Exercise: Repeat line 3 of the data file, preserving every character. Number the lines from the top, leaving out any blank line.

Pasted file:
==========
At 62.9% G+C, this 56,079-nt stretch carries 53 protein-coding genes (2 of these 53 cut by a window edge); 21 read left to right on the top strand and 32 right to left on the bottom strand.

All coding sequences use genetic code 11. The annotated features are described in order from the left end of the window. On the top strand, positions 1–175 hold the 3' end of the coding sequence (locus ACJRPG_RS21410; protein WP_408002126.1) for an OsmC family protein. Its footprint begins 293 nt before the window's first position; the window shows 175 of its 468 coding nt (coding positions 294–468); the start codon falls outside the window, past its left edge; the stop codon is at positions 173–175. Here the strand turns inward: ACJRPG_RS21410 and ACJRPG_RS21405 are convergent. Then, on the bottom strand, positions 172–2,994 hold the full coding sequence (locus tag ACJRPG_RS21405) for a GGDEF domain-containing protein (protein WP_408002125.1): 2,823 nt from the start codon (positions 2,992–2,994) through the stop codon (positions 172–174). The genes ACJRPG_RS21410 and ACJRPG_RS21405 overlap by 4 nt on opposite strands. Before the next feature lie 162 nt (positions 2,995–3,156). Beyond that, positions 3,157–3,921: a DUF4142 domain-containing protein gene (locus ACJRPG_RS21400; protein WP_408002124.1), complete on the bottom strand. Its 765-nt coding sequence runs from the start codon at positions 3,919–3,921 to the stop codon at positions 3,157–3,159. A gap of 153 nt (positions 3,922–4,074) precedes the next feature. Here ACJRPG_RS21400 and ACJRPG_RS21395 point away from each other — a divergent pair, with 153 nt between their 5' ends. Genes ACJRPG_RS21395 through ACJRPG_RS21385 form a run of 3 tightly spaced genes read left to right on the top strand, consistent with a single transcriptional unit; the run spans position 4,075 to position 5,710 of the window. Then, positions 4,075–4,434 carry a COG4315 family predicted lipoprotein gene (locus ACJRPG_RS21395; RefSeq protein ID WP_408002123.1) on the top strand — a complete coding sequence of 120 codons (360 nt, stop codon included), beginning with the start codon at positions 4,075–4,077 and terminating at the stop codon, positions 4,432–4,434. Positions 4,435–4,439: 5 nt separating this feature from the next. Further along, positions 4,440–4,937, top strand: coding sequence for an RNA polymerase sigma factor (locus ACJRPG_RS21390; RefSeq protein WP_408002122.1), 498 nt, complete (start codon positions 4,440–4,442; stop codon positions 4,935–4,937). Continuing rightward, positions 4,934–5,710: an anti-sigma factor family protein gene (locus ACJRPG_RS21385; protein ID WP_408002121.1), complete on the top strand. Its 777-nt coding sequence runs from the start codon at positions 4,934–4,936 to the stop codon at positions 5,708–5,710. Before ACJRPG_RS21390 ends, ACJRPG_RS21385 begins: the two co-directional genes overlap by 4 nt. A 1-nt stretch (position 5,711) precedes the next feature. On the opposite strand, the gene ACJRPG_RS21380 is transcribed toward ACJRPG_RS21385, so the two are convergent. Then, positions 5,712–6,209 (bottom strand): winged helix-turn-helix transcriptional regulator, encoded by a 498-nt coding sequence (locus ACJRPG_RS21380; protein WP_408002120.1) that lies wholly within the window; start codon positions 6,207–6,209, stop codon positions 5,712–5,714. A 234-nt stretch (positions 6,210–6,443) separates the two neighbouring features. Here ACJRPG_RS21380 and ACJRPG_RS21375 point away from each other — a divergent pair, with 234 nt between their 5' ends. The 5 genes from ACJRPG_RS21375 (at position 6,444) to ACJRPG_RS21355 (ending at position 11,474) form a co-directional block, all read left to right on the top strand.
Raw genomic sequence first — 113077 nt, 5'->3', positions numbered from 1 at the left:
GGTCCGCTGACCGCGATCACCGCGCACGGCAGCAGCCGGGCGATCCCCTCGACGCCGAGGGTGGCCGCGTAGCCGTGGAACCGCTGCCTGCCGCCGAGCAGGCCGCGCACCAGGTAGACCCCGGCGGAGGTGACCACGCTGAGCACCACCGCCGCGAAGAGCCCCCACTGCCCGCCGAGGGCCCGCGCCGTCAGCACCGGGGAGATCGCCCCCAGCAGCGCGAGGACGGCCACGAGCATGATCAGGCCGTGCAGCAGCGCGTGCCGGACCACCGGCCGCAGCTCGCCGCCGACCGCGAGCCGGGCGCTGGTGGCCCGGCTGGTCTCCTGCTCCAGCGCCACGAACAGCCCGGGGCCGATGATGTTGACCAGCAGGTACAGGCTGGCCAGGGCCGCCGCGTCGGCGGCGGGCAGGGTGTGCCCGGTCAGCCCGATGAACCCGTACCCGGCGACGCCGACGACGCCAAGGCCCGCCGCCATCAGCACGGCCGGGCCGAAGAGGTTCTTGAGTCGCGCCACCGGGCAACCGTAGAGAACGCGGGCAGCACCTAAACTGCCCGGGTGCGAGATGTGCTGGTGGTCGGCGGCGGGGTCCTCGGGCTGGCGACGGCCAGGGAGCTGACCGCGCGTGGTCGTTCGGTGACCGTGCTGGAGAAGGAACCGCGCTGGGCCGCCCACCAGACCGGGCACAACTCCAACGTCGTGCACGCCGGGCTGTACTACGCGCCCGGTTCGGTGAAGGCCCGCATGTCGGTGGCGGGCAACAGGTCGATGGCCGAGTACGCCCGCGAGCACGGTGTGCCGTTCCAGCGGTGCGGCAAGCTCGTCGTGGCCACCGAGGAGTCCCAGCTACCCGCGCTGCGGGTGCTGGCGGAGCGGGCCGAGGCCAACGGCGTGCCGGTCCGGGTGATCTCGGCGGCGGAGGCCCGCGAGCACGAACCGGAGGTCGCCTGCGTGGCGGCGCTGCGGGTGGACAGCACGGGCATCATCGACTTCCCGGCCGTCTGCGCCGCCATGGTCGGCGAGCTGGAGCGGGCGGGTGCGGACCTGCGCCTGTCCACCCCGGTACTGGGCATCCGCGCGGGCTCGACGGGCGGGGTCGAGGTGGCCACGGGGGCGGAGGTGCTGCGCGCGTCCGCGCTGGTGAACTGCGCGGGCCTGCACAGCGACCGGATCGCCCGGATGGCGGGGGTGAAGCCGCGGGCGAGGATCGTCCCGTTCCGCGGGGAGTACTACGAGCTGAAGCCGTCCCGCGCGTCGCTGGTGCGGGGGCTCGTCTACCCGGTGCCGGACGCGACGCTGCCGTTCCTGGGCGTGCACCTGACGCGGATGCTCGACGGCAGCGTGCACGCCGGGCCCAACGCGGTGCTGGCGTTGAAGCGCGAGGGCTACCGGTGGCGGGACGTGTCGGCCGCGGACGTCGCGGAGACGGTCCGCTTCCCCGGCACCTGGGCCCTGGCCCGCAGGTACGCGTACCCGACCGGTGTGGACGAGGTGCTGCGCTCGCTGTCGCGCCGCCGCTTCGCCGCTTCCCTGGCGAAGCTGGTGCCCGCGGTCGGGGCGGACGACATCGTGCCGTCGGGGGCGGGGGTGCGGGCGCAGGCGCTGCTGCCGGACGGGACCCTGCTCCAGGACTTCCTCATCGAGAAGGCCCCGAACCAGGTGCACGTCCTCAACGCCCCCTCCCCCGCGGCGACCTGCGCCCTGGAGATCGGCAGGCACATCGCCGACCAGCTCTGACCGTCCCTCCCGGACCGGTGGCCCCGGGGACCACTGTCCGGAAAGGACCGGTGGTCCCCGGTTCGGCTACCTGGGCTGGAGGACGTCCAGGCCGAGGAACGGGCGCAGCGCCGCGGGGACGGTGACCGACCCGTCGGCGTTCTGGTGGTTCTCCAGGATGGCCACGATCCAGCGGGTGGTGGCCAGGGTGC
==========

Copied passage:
Raw genomic sequence first — 113077 nt, 5'->3', positions numbered from 1 at the left: